FROM Elyse Sternberg
Anthony Weiner bares all in documentary A lewd photo that appeared briefly on Twitter launched Anthony Weiner into the national spotlight. The New York congressman was forced to resign in 2011, then ran for Mayor of New York two years later. He gave a former staffer unprecedented access to his campaign. The result is a documentary called “Weiner.”
Josh Kriegman and Elyse Steinberg, Directors of 'Weiner' When documentary filmmakers Josh Kriegman and Elyse Steinberg starting filming former Democratic congressman Anthony Weiner in 2013, the plan was to capture what could have been an amazing comeback story. Weiner had resigned from Congress in 2011 over a sexting scandal. Yet when he launched a run for mayor of New York City two years later, polls were moving in his favor. The new documentary Weiner captures the high-energy politician working his campaign magic and includes glimpses of his wife, Huma Abedin, a long-time aide to Hillary Clinton, at home and at work. The camera continues to roll when news of a second sexting scandal breaks. To the bitter end of his crumbling campaign, Weiner never asked Steinberg and Kriegman to stop filming. So they didn't. It was a strange turn of events, especially for Kriegman, who had once worked at Weiner's chief of staff. Steinberg and Kriegman tell us why they opted to keep filming even once Weiner's campaign tanked, and why they think Weiner didn't kick them out. Weiner is in theaters now and will air on Showtime later this fall.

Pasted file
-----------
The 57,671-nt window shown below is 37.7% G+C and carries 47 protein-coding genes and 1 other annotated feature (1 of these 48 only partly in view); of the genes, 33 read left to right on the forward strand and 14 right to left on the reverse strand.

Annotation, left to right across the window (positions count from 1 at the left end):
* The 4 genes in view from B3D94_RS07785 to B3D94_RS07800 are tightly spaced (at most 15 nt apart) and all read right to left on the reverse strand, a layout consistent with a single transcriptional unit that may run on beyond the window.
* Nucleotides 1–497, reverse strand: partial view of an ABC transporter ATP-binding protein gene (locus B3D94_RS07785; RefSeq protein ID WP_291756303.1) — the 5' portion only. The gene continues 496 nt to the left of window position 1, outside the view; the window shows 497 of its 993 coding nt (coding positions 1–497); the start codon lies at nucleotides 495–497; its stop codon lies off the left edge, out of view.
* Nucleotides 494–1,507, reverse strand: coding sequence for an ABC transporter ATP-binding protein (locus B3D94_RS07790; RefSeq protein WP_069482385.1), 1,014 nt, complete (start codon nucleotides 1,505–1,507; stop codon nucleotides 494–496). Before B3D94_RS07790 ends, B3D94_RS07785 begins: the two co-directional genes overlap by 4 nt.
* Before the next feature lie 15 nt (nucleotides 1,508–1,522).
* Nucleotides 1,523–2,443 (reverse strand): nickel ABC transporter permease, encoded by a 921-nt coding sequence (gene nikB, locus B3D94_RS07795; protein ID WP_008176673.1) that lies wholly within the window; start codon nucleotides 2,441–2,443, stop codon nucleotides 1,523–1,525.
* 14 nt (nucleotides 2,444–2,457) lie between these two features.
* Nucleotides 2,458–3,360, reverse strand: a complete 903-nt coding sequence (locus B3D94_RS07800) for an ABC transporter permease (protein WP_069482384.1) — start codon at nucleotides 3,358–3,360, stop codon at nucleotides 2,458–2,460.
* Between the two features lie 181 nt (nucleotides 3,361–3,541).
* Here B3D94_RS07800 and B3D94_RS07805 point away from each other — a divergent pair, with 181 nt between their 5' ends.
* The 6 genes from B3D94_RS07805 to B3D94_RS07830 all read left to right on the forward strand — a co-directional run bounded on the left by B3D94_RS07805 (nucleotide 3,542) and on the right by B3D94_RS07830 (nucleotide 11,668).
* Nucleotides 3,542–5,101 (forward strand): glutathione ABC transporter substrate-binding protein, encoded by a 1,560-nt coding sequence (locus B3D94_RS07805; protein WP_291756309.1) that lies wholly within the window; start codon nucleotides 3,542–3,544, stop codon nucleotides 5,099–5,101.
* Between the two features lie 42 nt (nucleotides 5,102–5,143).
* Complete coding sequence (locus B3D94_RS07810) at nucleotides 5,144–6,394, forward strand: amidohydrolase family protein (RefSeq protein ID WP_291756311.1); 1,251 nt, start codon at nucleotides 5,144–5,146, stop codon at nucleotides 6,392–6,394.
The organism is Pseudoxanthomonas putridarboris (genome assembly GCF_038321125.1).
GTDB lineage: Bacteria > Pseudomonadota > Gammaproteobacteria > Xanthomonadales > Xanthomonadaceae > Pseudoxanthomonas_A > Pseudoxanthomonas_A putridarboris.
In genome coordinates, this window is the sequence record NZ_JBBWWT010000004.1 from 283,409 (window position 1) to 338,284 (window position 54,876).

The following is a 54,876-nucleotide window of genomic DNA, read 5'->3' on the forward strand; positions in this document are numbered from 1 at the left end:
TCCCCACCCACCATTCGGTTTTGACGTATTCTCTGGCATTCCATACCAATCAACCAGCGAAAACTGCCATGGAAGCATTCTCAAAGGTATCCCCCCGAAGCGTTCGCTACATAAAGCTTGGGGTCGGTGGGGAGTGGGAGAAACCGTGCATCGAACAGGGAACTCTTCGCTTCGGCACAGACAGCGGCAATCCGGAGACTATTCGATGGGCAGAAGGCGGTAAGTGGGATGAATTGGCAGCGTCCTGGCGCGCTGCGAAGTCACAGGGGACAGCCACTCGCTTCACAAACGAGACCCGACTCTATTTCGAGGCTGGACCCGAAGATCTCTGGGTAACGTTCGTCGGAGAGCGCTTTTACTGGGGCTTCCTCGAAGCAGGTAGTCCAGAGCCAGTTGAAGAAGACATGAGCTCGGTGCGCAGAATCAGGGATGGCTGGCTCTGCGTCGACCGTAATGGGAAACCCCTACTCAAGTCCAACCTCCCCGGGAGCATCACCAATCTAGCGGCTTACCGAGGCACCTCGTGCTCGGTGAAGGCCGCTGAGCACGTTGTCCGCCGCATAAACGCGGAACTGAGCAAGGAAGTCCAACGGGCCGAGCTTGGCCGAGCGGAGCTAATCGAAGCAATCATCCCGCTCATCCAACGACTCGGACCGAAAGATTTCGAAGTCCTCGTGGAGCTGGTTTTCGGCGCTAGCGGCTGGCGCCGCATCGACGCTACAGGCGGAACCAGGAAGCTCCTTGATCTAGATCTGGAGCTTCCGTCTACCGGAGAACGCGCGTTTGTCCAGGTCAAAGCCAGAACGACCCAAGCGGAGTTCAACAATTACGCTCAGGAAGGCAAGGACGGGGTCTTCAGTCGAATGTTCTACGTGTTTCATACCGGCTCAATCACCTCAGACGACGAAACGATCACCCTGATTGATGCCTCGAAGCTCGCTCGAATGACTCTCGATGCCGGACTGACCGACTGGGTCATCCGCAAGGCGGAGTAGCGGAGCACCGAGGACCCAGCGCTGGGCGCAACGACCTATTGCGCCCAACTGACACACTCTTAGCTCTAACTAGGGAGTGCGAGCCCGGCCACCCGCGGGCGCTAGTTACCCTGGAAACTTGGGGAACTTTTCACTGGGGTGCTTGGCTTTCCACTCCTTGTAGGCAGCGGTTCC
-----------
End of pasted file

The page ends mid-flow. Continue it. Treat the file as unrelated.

Anthony Weiner Bares All in a New Documentary A lewd photo that appeared briefly on Twitter launched Anthony Weiner into the national spotlight. The New York Congressman was forced to resign in 2011, but just two years later, he was back and running for the Mayor of New York. For reasons that are somewhat confounding, he gave unprecedented access to his campaign to a former staffer named Josh Kriegman and his camera. The result is a new documentary called Weiner and we’ll speak with Kriegman and his co-director about it.
Farewell LA freeways, Peter Shire is back Angelenos don't want more freeways but we seem not to want mass transit either. Metro has killed the 710 freeway extension, and bus and train ridership is down across the region. What's the future of getting around in LA? And, Peter Shire is having a comeback. What attracts a new generation to his playful ceramics and furniture?
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